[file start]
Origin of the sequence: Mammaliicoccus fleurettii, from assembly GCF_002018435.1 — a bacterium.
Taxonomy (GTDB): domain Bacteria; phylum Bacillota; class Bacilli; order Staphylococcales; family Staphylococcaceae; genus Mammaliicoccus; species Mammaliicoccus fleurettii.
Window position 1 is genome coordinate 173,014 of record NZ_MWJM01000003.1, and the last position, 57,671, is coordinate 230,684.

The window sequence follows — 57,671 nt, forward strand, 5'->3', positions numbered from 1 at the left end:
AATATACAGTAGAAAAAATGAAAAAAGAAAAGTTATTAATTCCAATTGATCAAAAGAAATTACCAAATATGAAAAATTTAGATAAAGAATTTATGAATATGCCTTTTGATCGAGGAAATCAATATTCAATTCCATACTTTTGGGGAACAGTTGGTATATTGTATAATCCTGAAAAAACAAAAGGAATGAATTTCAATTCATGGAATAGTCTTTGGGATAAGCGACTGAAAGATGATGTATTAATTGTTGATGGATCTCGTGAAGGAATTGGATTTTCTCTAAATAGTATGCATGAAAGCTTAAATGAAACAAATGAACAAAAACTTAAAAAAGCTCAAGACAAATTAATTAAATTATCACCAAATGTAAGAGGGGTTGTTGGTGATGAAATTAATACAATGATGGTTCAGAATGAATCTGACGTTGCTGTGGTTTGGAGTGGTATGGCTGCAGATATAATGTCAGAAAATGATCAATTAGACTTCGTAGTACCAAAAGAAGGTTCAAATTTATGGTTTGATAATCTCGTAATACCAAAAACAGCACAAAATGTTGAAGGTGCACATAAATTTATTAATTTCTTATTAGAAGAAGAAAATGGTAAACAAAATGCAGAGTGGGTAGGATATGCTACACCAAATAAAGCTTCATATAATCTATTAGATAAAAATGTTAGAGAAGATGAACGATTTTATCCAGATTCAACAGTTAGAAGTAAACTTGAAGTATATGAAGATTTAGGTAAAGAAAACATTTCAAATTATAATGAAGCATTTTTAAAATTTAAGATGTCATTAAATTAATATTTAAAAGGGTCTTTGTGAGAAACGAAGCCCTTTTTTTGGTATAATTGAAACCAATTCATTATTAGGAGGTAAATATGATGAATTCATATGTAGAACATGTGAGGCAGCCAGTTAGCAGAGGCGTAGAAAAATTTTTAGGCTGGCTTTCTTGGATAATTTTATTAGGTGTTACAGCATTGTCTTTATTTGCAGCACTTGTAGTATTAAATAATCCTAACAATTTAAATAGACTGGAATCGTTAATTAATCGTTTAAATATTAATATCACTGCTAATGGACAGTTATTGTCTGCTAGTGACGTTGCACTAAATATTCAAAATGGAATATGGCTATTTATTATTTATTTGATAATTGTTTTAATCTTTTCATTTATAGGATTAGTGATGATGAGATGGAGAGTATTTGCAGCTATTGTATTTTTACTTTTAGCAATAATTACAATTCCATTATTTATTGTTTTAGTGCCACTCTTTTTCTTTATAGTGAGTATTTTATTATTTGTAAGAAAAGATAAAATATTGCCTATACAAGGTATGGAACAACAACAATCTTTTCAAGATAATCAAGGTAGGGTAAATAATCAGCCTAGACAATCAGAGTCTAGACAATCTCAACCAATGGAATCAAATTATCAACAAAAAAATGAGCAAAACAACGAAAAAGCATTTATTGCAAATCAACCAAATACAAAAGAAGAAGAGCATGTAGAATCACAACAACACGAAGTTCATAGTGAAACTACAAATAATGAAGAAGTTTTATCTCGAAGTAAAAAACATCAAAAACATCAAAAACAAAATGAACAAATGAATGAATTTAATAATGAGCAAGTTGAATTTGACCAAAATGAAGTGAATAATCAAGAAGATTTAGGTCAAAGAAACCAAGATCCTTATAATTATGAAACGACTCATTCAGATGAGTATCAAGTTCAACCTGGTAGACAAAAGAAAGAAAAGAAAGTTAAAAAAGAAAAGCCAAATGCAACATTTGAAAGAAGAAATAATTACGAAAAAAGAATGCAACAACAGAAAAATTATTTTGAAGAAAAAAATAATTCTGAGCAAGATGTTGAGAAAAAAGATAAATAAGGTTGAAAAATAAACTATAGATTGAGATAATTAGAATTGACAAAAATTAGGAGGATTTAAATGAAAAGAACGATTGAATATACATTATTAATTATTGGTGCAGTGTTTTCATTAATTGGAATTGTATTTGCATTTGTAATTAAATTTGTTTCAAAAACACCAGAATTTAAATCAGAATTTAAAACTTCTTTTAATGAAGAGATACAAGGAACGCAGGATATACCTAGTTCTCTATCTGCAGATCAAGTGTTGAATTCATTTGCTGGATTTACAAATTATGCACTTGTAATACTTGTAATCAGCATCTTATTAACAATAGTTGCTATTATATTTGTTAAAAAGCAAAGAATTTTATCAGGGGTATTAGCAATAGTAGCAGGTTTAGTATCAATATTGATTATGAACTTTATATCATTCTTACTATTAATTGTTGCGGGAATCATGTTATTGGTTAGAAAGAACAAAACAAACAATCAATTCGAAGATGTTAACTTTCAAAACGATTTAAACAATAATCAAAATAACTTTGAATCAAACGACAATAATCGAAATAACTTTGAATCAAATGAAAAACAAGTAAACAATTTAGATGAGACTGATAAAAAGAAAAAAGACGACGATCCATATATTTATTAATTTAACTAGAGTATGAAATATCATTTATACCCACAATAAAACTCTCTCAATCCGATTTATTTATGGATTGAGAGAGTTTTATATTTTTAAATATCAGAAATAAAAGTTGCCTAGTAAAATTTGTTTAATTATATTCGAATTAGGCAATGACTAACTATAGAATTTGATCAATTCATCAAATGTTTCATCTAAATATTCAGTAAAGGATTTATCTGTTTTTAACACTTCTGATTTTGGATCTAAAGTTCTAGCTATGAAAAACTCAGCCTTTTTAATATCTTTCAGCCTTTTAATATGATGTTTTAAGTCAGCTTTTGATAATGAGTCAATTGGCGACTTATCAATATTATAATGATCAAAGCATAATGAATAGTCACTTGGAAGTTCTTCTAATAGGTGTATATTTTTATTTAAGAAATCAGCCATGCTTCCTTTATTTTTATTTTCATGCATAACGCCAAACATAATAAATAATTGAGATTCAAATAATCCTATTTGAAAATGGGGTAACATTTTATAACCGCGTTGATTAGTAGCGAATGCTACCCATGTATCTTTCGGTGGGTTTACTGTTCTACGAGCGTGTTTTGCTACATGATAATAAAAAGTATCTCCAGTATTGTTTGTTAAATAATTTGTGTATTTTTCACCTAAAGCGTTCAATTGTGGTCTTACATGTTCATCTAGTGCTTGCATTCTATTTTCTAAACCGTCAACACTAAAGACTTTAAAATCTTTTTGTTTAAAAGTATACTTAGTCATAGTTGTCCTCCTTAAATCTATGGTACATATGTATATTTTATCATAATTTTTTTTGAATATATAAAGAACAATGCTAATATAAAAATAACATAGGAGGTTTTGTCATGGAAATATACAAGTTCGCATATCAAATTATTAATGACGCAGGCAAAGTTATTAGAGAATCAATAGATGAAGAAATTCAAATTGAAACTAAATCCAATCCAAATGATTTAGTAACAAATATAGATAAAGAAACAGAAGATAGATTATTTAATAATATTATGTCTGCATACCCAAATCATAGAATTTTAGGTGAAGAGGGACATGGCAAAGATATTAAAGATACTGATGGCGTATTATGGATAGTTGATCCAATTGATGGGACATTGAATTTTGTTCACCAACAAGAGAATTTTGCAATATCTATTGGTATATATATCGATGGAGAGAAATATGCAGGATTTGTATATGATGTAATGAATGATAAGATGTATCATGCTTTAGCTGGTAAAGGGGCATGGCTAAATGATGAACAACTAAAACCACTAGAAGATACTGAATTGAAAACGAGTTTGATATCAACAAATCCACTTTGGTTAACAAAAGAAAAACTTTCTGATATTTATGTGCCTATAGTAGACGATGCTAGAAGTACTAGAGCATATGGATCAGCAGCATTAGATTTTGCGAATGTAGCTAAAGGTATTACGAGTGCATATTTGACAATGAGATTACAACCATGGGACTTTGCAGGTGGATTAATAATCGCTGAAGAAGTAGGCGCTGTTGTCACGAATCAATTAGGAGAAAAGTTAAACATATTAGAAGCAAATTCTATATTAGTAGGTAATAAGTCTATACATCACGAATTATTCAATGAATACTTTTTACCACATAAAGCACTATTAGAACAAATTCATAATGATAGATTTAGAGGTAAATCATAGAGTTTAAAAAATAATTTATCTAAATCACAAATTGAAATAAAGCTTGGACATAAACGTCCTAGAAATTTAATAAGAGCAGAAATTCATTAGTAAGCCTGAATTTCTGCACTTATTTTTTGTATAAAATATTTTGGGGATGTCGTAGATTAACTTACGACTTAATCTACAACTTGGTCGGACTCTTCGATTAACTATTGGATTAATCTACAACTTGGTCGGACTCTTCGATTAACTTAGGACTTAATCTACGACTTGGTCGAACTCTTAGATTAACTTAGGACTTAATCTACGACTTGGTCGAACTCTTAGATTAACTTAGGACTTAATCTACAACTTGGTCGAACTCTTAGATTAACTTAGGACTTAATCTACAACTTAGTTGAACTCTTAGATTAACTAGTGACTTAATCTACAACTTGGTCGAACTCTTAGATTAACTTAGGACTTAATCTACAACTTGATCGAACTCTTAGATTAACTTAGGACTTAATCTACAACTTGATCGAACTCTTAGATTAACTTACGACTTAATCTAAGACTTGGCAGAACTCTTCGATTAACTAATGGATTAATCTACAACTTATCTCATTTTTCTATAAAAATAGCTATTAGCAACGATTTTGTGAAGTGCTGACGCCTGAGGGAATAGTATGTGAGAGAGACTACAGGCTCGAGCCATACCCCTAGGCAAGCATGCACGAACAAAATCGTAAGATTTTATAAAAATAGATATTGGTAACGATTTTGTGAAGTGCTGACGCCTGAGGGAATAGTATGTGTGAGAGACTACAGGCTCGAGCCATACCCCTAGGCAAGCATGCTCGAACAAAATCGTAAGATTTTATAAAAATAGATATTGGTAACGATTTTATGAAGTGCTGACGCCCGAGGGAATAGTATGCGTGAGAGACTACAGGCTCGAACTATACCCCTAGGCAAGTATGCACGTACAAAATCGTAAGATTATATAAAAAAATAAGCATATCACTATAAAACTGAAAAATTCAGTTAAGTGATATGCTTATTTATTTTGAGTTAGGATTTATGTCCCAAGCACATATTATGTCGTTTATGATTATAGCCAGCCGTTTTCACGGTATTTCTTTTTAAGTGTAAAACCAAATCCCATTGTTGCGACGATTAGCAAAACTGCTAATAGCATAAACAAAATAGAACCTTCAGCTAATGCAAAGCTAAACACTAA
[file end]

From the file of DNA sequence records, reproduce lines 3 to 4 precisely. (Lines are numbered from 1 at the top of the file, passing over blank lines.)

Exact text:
Window position 1 is genome coordinate 173,014 of record NZ_MWJM01000003.1, and the last position, 57,671, is coordinate 230,684.

The window sequence follows — 57,671 nt, forward strand, 5'->3', positions numbered from 1 at the left end: